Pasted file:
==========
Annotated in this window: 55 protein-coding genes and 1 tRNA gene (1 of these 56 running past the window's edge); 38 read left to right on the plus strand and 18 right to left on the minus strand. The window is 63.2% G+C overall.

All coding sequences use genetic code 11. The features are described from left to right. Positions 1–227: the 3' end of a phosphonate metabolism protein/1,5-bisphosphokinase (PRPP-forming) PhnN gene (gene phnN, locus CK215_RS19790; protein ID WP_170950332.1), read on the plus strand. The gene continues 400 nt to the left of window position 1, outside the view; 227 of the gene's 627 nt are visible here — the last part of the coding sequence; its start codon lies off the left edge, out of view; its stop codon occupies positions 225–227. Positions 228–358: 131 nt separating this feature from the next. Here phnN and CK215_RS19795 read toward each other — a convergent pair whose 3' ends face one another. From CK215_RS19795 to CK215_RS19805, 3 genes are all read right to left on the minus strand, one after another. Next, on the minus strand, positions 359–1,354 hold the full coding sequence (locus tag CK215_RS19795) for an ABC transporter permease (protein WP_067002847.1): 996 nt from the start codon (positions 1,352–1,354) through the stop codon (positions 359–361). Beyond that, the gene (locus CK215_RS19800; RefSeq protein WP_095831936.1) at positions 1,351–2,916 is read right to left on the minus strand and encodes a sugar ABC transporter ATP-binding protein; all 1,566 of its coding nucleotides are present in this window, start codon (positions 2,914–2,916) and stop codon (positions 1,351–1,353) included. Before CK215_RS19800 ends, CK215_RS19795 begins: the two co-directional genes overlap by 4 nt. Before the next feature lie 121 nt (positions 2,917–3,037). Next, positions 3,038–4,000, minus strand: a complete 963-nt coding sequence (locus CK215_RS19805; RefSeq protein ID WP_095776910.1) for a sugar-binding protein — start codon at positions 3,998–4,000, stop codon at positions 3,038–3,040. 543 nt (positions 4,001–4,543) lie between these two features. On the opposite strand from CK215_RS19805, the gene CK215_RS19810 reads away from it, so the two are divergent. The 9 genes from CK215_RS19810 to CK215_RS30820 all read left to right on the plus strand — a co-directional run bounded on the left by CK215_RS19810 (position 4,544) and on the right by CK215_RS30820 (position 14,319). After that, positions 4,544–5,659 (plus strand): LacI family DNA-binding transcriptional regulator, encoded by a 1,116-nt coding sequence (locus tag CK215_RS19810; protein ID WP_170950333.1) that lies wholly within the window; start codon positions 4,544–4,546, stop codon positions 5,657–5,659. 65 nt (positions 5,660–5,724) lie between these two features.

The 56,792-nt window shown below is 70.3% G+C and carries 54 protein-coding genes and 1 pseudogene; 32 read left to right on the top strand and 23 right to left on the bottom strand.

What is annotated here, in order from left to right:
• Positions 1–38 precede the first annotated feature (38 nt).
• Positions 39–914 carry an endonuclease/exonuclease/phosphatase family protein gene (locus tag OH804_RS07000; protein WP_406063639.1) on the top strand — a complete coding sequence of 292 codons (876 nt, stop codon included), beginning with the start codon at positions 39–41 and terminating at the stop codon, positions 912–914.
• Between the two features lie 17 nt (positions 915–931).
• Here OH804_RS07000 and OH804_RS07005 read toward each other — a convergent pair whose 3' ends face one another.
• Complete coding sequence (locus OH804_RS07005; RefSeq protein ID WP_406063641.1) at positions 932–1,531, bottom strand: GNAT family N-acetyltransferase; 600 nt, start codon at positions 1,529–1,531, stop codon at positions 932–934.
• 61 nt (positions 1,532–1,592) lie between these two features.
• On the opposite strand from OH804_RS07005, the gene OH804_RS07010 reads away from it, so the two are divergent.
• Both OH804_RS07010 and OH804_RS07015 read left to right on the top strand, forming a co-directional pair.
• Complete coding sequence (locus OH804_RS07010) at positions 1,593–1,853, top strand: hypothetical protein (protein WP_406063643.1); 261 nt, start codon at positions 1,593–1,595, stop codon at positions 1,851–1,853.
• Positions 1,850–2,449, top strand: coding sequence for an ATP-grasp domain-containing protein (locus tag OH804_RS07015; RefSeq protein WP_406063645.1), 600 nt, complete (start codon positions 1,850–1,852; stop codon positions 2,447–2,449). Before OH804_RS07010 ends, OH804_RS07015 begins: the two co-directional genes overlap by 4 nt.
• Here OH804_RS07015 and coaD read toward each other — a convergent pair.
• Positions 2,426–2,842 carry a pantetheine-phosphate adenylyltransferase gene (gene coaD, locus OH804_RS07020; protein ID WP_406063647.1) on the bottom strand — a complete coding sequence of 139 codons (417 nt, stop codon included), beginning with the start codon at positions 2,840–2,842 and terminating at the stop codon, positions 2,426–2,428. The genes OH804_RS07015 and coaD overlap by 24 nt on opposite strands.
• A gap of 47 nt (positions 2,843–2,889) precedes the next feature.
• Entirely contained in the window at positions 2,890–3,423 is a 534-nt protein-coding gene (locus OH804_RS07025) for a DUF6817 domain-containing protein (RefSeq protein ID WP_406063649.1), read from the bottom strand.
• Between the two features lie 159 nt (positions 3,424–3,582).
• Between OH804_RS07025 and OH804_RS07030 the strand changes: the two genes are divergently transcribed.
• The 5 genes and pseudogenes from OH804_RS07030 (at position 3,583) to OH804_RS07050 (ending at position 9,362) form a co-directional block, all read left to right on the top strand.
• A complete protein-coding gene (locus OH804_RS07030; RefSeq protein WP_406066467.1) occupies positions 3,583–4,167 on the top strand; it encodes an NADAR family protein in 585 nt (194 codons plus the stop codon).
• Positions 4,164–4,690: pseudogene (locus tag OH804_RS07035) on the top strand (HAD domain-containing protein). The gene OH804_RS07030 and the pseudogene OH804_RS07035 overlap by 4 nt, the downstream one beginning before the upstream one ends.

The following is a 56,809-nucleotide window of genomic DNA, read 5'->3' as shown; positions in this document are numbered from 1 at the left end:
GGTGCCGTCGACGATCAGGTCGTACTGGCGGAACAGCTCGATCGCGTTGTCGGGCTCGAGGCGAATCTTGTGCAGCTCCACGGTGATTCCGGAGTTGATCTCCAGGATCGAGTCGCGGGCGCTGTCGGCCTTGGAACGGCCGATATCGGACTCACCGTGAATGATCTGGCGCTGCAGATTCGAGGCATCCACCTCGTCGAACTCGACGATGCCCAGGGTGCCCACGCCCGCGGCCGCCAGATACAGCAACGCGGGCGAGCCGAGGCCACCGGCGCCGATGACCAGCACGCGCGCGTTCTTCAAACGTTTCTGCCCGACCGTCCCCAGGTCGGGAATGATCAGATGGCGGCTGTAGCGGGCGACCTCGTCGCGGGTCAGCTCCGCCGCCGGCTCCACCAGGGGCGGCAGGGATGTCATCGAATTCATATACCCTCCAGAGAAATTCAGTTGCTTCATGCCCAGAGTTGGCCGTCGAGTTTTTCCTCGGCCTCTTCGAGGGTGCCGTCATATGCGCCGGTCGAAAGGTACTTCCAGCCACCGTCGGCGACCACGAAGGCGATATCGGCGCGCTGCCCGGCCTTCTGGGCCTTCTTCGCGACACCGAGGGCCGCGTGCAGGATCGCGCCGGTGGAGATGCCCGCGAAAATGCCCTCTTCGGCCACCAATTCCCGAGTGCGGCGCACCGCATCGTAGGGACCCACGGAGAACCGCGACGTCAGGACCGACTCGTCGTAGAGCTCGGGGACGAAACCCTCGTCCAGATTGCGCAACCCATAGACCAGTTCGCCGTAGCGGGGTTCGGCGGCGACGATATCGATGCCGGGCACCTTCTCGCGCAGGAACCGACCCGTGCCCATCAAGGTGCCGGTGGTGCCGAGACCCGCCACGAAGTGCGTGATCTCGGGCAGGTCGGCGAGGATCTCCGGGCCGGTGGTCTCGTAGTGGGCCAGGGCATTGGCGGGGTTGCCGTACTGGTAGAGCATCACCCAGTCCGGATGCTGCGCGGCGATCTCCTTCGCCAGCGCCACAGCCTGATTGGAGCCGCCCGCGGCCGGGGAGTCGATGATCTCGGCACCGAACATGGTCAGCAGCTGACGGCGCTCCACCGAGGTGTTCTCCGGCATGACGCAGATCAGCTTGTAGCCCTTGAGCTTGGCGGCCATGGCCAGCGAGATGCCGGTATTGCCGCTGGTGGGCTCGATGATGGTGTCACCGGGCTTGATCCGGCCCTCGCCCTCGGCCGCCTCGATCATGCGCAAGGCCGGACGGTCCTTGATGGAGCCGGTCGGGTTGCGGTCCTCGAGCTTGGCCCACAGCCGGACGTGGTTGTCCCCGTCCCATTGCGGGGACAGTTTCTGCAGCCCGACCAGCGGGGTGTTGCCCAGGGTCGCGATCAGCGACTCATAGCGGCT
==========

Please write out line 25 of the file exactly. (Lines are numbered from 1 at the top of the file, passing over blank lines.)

GGTGCCGTCGACGATCAGGTCGTACTGGCGGAACAGCTCGATCGCGTTGTCGGGCTCGAGGCGAATCTTGTGCAGCTCCACGGTGATTCCGGAGTTGATCTCCAGGATCGAGTCGCGGGCGCTGTCGGCCTTGGAACGGCCGATATCGGACTCACCGTGAATGATCTGGCGCTGCAGATTCGAGGCATCCACCTCGTCGAACTCGACGATGCCCAGGGTGCCCACGCCCGCGGCCGCCAGATACAGCAACGCGGGCGAGCCGAGGCCACCGGCGCCGATGACCAGCACGCGCGCGTTCTTCAAACGTTTCTGCCCGACCGTCCCCAGGTCGGGAATGATCAGATGGCGGCTGTAGCGGGCGACCTCGTCGCGGGTCAGCTCCGCCGCCGGCTCCACCAGGGGCGGCAGGGATGTCATCGAATTCATATACCCTCCAGAGAAATTCAGTTGCTTCATGCCCAGAGTTGGCCGTCGAGTTTTTCCTCGGCCTCTTCGAGGGTGCCGTCATATGCGCCGGTCGAAAGGTACTTCCAGCCACCGTCGGCGACCACGAAGGCGATATCGGCGCGCTGCCCGGCCTTCTGGGCCTTCTTCGCGACACCGAGGGCCGCGTGCAGGATCGCGCCGGTGGAGATGCCCGCGAAAATGCCCTCTTCGGCCACCAATTCCCGAGTGCGGCGCACCGCATCGTAGGGACCCACGGAGAACCGCGACGTCAGGACCGACTCGTCGTAGAGCTCGGGGACGAAACCCTCGTCCAGATTGCGCAACCCATAGACCAGTTCGCCGTAGCGGGGTTCGGCGGCGACGATATCGATGCCGGGCACCTTCTCGCGCAGGAACCGACCCGTGCCCATCAAGGTGCCGGTGGTGCCGAGACCCGCCACGAAGTGCGTGATCTCGGGCAGGTCGGCGAGGATCTCCGGGCCGGTGGTCTCGTAGTGGGCCAGGGCATTGGCGGGGTTGCCGTACTGGTAGAGCATCACCCAGTCCGGATGCTGCGCGGCGATCTCCTTCGCCAGCGCCACAGCCTGATTGGAGCCGCCCGCGGCCGGGGAGTCGATGATCTCGGCACCGAACATGGTCAGCAGCTGACGGCGCTCCACCGAGGTGTTCTCCGGCATGACGCAGATCAGCTTGTAGCCCTTGAGCTTGGCGGCCATGGCCAGCGAGATGCCGGTATTGCCGCTGGTGGGCTCGATGATGGTGTCACCGGGCTTGATCCGGCCCTCGCCCTCGGCCGCCTCGATCATGCGCAAGGCCGGACGGTCCTTGATGGAGCCGGTCGGGTTGCGGTCCTCGAGCTTGGCCCACAGCCGGACGTGGTTGTCCCCGTCCCATTGCGGGGACAGTTTCTGCAGCCCGACCAGCGGGGTGTTGCCCAGGGTCGCGATCAGCGACTCATAGCGGCT